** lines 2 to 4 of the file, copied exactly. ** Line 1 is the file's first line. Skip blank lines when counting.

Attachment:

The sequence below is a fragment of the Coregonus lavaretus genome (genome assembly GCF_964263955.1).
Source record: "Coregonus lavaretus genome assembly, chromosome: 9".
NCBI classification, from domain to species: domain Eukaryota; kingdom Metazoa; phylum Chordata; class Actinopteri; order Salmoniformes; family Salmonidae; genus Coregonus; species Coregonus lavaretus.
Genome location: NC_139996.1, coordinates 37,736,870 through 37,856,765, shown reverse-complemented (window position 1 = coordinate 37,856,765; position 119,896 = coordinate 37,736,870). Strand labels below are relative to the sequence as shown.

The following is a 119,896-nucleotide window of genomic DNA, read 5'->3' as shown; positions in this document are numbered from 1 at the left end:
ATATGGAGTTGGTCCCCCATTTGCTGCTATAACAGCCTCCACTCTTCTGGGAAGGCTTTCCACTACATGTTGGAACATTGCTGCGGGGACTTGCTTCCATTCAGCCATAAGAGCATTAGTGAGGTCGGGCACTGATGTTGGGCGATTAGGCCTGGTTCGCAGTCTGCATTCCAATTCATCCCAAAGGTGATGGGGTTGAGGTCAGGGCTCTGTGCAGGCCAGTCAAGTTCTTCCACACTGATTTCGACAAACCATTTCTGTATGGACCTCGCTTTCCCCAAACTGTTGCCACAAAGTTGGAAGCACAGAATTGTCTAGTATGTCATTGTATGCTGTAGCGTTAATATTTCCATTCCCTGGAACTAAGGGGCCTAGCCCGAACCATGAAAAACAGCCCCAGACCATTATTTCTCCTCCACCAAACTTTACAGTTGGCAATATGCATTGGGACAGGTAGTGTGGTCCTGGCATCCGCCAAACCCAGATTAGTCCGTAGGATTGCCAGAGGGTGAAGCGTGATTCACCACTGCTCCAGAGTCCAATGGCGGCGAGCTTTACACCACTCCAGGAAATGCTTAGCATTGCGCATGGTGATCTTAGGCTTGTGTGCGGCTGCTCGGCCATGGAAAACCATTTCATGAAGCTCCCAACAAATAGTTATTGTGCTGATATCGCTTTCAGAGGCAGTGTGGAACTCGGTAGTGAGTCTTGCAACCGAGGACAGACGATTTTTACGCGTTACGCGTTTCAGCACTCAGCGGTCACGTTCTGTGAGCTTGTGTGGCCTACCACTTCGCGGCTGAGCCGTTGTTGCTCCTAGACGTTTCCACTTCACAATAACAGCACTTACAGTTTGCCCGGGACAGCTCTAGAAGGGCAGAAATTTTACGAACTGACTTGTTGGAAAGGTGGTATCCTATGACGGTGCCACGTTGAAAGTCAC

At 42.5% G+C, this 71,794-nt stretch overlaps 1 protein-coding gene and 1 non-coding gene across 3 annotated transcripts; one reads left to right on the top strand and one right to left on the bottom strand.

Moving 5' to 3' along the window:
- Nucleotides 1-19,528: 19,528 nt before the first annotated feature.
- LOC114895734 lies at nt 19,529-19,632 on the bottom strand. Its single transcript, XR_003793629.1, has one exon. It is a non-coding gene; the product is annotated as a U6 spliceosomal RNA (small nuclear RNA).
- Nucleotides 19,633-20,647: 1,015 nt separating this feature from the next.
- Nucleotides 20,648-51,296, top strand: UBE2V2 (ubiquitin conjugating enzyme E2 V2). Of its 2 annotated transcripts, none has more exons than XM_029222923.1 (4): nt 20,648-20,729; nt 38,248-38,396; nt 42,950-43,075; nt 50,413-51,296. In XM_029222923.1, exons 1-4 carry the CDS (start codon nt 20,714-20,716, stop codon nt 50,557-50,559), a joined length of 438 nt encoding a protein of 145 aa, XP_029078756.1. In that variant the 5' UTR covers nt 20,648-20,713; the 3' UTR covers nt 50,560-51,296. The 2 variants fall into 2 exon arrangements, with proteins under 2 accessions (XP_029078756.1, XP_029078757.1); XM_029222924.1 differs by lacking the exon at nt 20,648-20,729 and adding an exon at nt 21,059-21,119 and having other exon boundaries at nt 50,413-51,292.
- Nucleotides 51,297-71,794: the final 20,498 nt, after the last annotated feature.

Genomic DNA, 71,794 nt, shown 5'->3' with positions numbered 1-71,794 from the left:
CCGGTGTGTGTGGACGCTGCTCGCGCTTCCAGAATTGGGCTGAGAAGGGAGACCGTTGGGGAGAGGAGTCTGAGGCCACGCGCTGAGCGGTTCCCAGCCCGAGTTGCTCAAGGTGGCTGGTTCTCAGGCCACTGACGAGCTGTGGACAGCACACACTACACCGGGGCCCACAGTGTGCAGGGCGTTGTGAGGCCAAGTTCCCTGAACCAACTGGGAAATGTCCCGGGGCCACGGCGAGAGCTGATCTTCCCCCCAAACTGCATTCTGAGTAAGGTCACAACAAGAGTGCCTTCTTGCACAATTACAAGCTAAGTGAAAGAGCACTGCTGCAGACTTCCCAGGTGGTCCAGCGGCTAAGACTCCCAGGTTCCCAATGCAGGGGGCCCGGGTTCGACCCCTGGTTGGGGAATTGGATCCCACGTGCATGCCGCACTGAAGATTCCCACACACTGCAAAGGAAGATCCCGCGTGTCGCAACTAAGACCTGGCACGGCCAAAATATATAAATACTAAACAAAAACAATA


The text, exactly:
Source record: "Coregonus lavaretus genome assembly, chromosome: 9".
NCBI classification, from domain to species: domain Eukaryota; kingdom Metazoa; phylum Chordata; class Actinopteri; order Salmoniformes; family Salmonidae; genus Coregonus; species Coregonus lavaretus.
Genome location: NC_139996.1, coordinates 37,736,870 through 37,856,765, shown reverse-complemented (window position 1 = coordinate 37,856,765; position 119,896 = coordinate 37,736,870). Strand labels below are relative to the sequence as shown.